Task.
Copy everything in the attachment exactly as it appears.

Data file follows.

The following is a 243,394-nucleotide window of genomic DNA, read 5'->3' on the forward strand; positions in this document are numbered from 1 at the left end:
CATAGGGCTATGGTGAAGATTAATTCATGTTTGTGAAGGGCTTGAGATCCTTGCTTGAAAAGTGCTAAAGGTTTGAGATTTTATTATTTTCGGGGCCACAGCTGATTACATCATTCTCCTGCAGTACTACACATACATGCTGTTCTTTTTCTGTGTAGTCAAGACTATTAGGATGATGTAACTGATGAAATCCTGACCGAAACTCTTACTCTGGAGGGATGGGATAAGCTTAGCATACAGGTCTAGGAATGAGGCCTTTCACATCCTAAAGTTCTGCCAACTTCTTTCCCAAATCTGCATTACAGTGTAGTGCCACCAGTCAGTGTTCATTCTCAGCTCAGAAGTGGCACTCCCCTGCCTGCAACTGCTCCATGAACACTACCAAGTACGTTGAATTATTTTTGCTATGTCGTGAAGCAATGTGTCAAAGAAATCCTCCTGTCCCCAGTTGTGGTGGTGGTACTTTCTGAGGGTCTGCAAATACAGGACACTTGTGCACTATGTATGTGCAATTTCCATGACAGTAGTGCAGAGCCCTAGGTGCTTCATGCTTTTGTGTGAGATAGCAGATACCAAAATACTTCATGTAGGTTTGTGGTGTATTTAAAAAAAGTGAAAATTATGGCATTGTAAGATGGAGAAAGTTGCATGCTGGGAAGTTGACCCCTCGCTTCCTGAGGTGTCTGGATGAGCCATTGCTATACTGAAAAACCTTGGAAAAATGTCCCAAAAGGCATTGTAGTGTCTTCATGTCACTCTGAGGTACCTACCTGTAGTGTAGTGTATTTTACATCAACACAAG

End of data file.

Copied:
The following is a 243,394-nucleotide window of genomic DNA, read 5'->3' on the forward strand; positions in this document are numbered from 1 at the left end:
CATAGGGCTATGGTGAAGATTAATTCATGTTTGTGAAGGGCTTGAGATCCTTGCTTGAAAAGTGCTAAAGGTTTGAGATTTTATTATTTTCGGGGCCACAGCTGATTACATCATTCTCCTGCAGTACTACACATACATGCTGTTCTTTTTCTGTGTAGTCAAGACTATTAGGATGATGTAACTGATGAAATCCTGACCGAAACTCTTACTCTGGAGGGATGGGATAAGCTTAGCATACAGGTCTAGGAATGAGGCCTTTCACATCCTAAAGTTCTGCCAACTTCTTTCCCAAATCTGCATTACAGTGTAGTGCCACCAGTCAGTGTTCATTCTCAGCTCAGAAGTGGCACTCCCCTGCCTGCAACTGCTCCATGAACACTACCAAGTACGTTGAATTATTTTTGCTATGTCGTGAAGCAATGTGTCAAAGAAATCCTCCTGTCCCCAGTTGTGGTGGTGGTACTTTCTGAGGGTCTGCAAATACAGGACACTTGTGCACTATGTATGTGCAATTTCCATGACAGTAGTGCAGAGCCCTAGGTGCTTCATGCTTTTGTGTGAGATAGCAGATACCAAAATACTTCATGTAGGTTTGTGGTGTATTTAAAAAAAGTGAAAATTATGGCATTGTAAGATGGAGAAAGTTGCATGCTGGGAAGTTGACCCCTCGCTTCCTGAGGTGTCTGGATGAGCCATTGCTATACTGAAAAACCTTGGAAAAATGTCCCAAAAGGCATTGTAGTGTCTTCATGTCACTCTGAGGTACCTACCTGTAGTGTAGTGTATTTTACATCAACACAAG